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The Right Way to Teach

The Right Way to Teach

 

    In today's society, there is a growing concern about the way we teach our students. Some argue that the basic lecture is part of the learning process, but others would disagree, saying that students should be learning with a more “active learning” or “problem-posing” approach. Ultimately, the latter approach proves to be more effective in helping students learn because the students are able to truly understand the material and develop their own ideas on a subject.

    Lectures are generally taught based on the “banking” style of education. This style is described as more of a style that stuffs information into the student's heads so they can recite it for a test. If students are simply memorizing material for a test without understanding the true significance of it, then teaching them becomes pointless. Paulo Freire states in his book Pedagogy of the Oppressed, “Education thus becomes an act of depositing, in which the students are the depositories and the teacher is the depositor. Instead of communicating, the teacher issues communiques and makes deposits which the students patiently receive, memorize and repeat.” (72). There is a simple solution to this dilemma and it’s known as the “problem-posing” style of education, coined by Freire, which essentially engages the students in the lesson and makes them think for themselves. Freire explains, “The teacher presents the material to the students for their consideration and re-considers her earlier considerations as the students express their own.” (81). When the students are able to develop their own opinion on a topic, that's when teachers can say that they’ve succeeded in teaching the material, because they can grasp the concept and develop their own ideas.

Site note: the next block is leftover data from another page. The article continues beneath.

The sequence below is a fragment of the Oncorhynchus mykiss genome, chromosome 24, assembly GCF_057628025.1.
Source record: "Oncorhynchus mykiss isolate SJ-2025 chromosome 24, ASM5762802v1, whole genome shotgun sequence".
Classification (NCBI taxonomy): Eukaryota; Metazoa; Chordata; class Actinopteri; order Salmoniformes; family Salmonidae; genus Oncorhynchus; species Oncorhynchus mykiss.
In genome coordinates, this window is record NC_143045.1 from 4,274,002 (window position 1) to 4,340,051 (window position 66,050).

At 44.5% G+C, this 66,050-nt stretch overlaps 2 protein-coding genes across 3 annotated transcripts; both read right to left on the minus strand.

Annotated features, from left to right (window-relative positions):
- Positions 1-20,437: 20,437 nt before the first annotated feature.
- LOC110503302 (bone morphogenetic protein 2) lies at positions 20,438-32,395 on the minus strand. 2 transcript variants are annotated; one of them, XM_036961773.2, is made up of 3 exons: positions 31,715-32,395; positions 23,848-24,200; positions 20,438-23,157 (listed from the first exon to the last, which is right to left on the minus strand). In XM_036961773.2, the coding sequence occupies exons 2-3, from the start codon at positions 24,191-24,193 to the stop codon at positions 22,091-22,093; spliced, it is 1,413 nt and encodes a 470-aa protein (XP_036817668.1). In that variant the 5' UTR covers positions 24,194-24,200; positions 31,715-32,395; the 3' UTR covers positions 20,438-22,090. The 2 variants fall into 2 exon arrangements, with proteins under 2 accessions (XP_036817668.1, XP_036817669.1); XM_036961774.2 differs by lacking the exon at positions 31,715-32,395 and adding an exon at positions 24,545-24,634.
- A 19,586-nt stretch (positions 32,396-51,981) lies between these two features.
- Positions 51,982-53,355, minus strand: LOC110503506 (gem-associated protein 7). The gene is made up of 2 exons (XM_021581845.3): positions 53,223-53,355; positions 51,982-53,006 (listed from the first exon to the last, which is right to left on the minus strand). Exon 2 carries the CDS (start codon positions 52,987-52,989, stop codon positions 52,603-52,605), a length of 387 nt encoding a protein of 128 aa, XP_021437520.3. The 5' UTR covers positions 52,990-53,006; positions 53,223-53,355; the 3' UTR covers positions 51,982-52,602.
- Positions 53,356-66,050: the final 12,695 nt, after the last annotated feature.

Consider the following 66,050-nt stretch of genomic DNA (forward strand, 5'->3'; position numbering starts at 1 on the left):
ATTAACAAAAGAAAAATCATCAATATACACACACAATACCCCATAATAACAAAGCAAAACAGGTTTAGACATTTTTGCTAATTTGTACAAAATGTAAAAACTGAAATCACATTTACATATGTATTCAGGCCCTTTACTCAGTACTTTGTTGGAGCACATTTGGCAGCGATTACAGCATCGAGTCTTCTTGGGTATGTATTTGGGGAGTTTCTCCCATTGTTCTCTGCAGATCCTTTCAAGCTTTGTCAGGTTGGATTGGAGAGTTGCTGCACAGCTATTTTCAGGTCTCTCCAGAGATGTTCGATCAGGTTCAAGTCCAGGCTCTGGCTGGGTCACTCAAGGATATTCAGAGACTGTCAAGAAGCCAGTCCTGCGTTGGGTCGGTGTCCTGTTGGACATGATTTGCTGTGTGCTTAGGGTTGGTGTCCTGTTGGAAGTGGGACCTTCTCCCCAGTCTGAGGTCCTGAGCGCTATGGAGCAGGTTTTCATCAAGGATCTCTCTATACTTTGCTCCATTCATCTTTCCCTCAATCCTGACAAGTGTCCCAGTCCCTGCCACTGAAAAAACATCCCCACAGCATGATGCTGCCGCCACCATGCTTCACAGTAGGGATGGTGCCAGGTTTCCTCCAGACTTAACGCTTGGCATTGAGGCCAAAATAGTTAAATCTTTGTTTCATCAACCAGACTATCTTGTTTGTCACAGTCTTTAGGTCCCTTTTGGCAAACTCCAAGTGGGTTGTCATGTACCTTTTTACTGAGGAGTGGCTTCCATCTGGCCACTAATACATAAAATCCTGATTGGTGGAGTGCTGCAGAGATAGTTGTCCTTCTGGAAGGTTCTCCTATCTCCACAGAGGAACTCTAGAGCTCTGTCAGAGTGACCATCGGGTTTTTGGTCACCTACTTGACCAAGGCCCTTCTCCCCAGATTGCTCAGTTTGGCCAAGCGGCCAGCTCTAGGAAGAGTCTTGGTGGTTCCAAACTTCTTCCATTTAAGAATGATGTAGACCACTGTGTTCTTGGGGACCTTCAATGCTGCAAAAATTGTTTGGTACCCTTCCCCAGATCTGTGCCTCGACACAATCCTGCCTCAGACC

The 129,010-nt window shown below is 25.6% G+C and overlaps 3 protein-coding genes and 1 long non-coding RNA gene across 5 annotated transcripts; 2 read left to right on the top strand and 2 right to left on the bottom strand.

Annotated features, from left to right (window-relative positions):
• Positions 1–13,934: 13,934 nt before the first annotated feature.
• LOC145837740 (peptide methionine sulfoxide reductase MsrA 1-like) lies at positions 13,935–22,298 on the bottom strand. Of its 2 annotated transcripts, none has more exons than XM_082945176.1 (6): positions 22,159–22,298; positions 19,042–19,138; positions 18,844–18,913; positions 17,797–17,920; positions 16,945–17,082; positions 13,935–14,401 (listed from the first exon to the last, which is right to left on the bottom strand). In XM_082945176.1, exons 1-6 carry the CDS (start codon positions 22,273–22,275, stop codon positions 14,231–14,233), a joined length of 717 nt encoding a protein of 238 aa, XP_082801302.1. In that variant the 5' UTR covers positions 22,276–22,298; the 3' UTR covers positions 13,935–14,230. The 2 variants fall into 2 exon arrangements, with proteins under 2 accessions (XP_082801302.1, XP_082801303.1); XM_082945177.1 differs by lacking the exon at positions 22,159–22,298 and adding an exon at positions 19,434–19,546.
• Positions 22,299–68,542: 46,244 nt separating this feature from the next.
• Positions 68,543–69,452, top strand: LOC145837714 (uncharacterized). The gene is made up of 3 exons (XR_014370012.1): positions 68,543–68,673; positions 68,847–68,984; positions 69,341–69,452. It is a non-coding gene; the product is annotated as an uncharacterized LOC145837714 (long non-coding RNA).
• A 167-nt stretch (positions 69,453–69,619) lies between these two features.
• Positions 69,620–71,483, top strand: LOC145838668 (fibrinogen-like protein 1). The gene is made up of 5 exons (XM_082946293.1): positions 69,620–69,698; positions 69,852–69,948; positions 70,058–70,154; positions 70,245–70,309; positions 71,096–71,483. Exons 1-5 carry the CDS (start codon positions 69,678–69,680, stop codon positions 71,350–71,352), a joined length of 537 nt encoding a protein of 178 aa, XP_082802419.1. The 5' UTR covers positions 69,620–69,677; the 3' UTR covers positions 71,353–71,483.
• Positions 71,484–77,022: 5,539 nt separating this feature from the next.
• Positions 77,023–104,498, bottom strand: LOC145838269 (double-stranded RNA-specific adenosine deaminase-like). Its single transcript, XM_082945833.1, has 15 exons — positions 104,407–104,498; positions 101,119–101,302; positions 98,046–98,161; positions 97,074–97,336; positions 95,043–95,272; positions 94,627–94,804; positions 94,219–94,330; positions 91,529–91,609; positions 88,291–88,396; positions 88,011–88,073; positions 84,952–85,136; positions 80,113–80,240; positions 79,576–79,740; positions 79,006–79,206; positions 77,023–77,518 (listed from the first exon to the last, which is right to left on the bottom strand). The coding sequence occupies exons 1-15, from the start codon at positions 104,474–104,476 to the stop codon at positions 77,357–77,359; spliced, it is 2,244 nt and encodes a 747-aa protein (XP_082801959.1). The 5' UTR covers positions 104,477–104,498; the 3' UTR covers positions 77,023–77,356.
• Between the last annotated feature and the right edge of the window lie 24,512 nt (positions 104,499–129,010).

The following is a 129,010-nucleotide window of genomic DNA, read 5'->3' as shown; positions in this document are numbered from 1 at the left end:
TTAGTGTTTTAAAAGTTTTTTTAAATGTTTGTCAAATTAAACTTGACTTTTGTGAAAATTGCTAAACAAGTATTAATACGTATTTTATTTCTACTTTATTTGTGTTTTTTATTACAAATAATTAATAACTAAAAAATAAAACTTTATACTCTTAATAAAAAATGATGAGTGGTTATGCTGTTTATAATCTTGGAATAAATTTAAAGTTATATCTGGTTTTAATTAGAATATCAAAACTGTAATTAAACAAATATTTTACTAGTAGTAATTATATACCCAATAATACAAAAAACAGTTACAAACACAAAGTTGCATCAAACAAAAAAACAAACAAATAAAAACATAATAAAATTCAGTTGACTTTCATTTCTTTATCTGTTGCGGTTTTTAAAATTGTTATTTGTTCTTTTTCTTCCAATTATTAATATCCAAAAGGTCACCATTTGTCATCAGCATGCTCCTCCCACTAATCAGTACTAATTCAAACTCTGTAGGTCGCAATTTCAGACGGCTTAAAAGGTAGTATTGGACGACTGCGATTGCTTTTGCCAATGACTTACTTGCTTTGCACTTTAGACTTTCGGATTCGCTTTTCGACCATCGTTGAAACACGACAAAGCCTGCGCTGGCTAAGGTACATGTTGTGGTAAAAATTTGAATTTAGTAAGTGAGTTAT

The problem-posing style of education proves to be the more superior way to teach, but there is a certain subject that it cannot teach, and that's the ability to comprehend information. Molly Worthen mentions in her post on the New York Times, “Lecture Me Really”, “In the humanities, there are sound reasons for sticking with the traditional model of the large lecture course combined with small weekly discussion sections. Lectures are essential for teaching the humanities’ most basic skills: comprehension and reasoning, skills whose value extends beyond the classroom to the essential demands of working life and citizenship.”. Worthen does bring up a strong argument, but it still does not justify how teachers abuse the banking model of education in lectures. Focusing on the aspect of actually retaining information, lectures serve as one of the worst ways to teach a student. There may be some special students here and there who actually prefer a lecture hall, but they don’t come up too often. Rebecca Schuman makes a great argument in her article “Professors Shouldn’t Teach to Younger Versions of Themselves”. She expresses, “Many undergraduates learn about Plato—or, more realistically, they zone out during lectures on Plato. Often, they’re zoning out because their professors have planned that lecture for—speaking of Plato—the “ideal” student, the perfect one, the one who does synthesize as he or she learns.”. She recognizes that most students are less likely to pay attention to a lecture about something they don’t want to learn about. Professors nowadays are simply preparing lessons for those students who are able to give 100 percent of their attention to the lecture, take good notes, and retain the information thrown at them with ease. In reality, this “perfect student” is not what the majority of the class is capable of achieving.